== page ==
It suffices to give just a cursory glance at the playbill to notice the quality of the artists enrolled by the Accademia Verdi for this one-off performance of La traviata in Casciana Terme, a small Tuscan spa town which I have already briefly described in my review of its inaugural opera, Madama Butterfly, a few months ago. The artistic forces include a respected orchestra (that of the Festival Puccini of Torre del Lago), a conductor, Matteo Beltrami, active in the most important opera companies, a stage director, Renato Bonajuto who, in addition to enjoying his own prosperous career, serves as the artistic director of one of the most reputable regional opera companies in Italy; last but not least, a protagonist with impressive credentials. Their combined experiences yielded a final product virtually free from the sense of improvisation often characterising productions born under similar circumstances, and that would not be out of place in much more famous opera companies: more significantly, all this was achieved with very reduced rehearsal time and on a tight budget.
Bonajuto, together with set designer Emiliana Paoli, concocted a Traviata that, though remaining within the safe confines of tradition, was peppered with original ideas and solutions, the right recipe to present opera to generally conservative audiences. He transposed the action in the art deco ambiance of the early twentieth century, in a brothel where Violetta and her co-workers entertain their clients. The atmosphere acquired further debauchery at Flora’s party, where the gypsy and the torero engaged in lewd dances. Personally I appreciated the attempt to bring to the surface the sordid aspect of this story, in a frame however that did not intimidate or put off the audience. Matteo Beltrami followed the same track, with a fairly traditional reading of the score; without particularly individual moments (impossible perhaps under these circumstances), he shaped a cohesive dramatic experience. Quite beautiful was the Prelude, in which the motives of death, of the love story and that of society gossiping about and opposing it (the fluttering of the violins) received the same attention: a sincere, unaffected conducting devoid of excessive sentimentalism — for example he avoided the ritardandos on Violetta’s phrase “Ah, perché venni incauta”, as well as the following one on the same melody. If the cuts of the second strophes of Violetta’s and Gérmont’s arias are understandable (“Addio del passato” should however be performed in its entirety), less defensible is the omission of the interventions of the soloists after Violetta’s death. The Chorus Schola Cantorum Labronica conducted by Maurizio Preziosi was very precise, energetic and effective.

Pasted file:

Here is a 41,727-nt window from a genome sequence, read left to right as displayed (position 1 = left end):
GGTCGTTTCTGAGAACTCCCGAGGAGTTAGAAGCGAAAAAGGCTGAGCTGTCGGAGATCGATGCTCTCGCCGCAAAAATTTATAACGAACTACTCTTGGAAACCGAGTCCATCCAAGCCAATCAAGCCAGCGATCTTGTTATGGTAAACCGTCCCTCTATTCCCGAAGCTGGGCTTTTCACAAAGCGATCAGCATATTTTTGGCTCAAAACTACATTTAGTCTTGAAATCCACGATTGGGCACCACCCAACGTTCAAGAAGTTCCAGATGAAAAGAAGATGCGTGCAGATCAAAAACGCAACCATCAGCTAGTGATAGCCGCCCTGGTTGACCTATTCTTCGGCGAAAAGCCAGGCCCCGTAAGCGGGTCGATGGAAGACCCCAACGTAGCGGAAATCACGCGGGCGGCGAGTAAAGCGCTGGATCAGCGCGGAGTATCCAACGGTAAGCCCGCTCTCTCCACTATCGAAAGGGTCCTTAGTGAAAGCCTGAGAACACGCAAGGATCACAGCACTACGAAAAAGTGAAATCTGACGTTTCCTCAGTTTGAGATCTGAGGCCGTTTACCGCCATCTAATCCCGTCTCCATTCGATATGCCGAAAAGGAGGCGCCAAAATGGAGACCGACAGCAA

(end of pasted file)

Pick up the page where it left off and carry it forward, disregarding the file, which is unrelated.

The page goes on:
Among the supporting roles the limpid soprano of Mirella di Vita stood out for her ability to neatly execute the gruppettos in her key phrase (“La volpe lascia il pelo”), as well as the penetrating timbre of Maria Gaia Pellegrini as Annina and the smooth baritone of Michele Pierleoni as Douphol. The cast was completed by Massimiliano Galli (Grenvil), Giampaolo Franconi (Gastone), Romano Franci (Obigny), Alberto Fonti (Giuseppe) and Alberto Cristiani (Domestico and Commissario).
Violetta Valéry is one of those iconic roles that since its creation have attracted an incredible range of soprano types, from the spinto to the light ones: our Violetta, Patrizia Cigna firmly stands in the latter category. Gifted with a good technique, she brilliantly negotiated the numerous difficulties of the role; as predictable, more congenial to her skills was Act I, where she exhibited clean passagework and an easy top, all the way to the final E flat. I would like to highlight the dexterity shown in the daccapo of “Sempre libera” where she linked – without breaks – the C 6 to C 5 in the phrase “A diletti sempre nuovi”. Other memorable moments were “Amami, Alfredo” where soprano and conductor followed Verdi’s indications in the orchestra (“Amami” in ff followed by “Alfredo” in piano), and the legato with which she joined the Act II finale. Finding completely satisfactory Violettas is one of opera’s biggest predicaments, and in Cigna’s case her Achilles’ heel was the lack of sensuality and feverish frenzy in Act I. In the rest of the opera she managed to recreate a generic if somewhat contrived drama, in the measure her vocal weight allowed it.
Though he cannot rely on a particularly alluring baritone, Carmelo Caruso undoubtedly possesses the technical schooling to successfully tackle the role of Gérmont, a substantially conventional staid pater familias who nevertheless would occasionally give a glimpse of a less guarded personality, such as the mischievous hinting at Violetta’s still being young and beautiful There was very little to object to in the Alfredo of Angelo Fiore, a young Sicilian tenor who dominated – at least vocally – the performance: he possesses a medium size pleasant (though not bewitching) lyric timbre with a remarkable extension particularly on a ringing top rich with overtones. Despite a few histrionics of dubious taste, such as the frankly unacceptable interpolation of a high C in his off stage interventions during “Sempre libera”, he proved to be much more than one-trick pony, engaging in ravishing pianissimos all throughout his range. The dilated tempos of the recitative conferred more importance to his Act II aria, followed by a fiery cabaletta capped – it goes without saying – with a puntatura on the C 5.
As a further sign of the Accademia Verdi’s ambitions, the next title of its season after the summer break will be Il matrimonio segreto, an unfairly forgotten masterpiece more mentioned in history books than actually performed on stage, and thus a challenge for every opera company willing to revive it.